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They sit there staring at their paper. Their eyes have glazed over, and their head and shoulder are hanging low. You can see the frustration seeping out their pores, and you know that they are about to give up.
It isn’t calculus or algebra you are teaching. No, it is not even the Pythagorean Theorem. It is just division. Division with a two digit divisor.
For some of our precious children, division is incredibly hard, and when you add a two digit divisor – division becomes even harder.
What to do?
I’m a firm believer in providing different methods to solving a problem. Yes, some may take a little longer, but wouldn’t you rather your child or student spend a little more time on a problem and get it right. I would take that over them trying it the “quick” or traditional way and consistently get it wrong.
One “different method” is to teach division using arrays. This is a very hands on, manipulative based method using grid paper or base ten blocks.
What do you need?
Interactive notebooks can be as complicated or as simple as you want them to be. This FREE interactive notebook printable is a simple as you can go.
All you need is a
Most interactive notebooks need these items, so it works great if you store them in a pencil pouch. Students can grab their notebook and pencil pouch and they are set. None of that scourging around while you wait impatiently to begin the lesson.
Or my favorite, “I can’t find the glue.”
Which is normally followed by an exasperated, ” Your fingers are about to touch it!!!!”
How to teach Division Using Arrays?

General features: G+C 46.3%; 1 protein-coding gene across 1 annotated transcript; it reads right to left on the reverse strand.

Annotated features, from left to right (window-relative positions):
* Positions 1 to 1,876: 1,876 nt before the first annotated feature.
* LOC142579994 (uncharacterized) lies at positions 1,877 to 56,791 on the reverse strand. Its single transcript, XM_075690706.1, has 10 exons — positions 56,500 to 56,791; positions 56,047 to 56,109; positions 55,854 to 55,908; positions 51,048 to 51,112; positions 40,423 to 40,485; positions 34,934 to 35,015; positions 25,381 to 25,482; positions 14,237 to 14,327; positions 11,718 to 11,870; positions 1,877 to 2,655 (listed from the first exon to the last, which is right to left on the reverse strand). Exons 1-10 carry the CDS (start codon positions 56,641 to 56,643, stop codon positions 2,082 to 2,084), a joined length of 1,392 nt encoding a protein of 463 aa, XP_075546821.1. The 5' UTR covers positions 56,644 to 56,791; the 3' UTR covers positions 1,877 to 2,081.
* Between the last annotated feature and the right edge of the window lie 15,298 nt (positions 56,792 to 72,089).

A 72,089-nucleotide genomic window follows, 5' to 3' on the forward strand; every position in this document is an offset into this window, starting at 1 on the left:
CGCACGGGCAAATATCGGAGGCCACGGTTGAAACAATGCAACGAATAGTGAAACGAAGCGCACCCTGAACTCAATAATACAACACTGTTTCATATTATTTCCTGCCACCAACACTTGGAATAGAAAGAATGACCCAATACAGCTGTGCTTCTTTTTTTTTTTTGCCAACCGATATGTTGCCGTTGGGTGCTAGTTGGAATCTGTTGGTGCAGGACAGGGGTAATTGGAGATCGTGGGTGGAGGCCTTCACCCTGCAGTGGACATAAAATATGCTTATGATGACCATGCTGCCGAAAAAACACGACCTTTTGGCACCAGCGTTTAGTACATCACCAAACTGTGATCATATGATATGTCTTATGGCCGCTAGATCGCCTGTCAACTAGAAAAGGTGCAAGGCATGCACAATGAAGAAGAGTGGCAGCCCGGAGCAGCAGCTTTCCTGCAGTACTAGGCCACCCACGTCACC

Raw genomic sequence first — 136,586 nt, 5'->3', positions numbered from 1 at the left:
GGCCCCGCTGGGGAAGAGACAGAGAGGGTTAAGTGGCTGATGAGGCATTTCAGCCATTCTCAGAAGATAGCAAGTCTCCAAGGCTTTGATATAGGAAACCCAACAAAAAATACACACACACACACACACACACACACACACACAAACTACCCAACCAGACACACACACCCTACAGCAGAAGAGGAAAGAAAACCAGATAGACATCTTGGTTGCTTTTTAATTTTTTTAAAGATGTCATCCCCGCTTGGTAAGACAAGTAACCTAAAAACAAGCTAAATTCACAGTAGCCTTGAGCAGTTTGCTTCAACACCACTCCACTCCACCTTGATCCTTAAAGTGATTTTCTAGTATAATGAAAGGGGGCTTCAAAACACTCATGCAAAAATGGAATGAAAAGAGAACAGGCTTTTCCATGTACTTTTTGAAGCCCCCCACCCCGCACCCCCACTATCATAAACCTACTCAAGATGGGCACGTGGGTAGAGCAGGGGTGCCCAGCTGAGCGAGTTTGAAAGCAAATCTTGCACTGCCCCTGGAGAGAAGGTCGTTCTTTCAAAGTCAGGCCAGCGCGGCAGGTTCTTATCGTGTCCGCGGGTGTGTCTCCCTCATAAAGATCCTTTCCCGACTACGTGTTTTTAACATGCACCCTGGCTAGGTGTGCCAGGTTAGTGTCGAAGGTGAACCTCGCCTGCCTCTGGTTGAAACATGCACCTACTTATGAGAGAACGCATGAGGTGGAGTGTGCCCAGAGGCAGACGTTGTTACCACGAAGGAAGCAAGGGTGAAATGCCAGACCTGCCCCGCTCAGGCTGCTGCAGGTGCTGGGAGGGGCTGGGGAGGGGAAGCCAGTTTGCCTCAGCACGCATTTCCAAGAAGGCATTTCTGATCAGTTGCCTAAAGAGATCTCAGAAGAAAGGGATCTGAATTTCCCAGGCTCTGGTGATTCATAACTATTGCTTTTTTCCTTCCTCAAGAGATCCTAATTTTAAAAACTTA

If you are absolutely unsure how to teach division using arrays, I would start by checking out this video from Learn Zillon. Learn Zillion will visually show you step by step instructions on how to teach this.
Next, grab your free printable, and walk through the notes slowly with your child or students. The interactive notes will help you and your students create their first array from a division problem.
- First, cut out enough grid paper to equal the dividend. This is a great review for place value too. If you are cutting out 345, you should cut out 3 flats, 4 longs, and 5 cubes. Right????
- Next, use the divisor to decide how many equal columns there will be.
- Now glue the grid paper into the spiral notebook to make your first columns.
- If the divisor is 12, your students should glue in a flat and two longs.
- If the divisor is 9, your students would just glue in 9 longs.
- If the divisor is 24, your students would glue in two flats and four longs.
- Next, use whatever pieces are left of the grid paper to make one row at a time. This may require the students to cut the longs into cubes. For example, if 12 is your divisor then you would glue down one long and 2 cubes in each row.
- Finally, when your students can no longer make a full row, they are finished. The number of rows they made is the answer, while any remaining longs and cubes is the remainder.
Isn’t this a fun way to introduce division to you kiddos? It sure beats the dejection and frustration that often comes with those nasty two digit divisors. Enjoy some smiles and interaction with this activity.
You’ve Got This
You many also like these for helping you teach division using arrays.
Get you FREE Interactive Notebook HERE.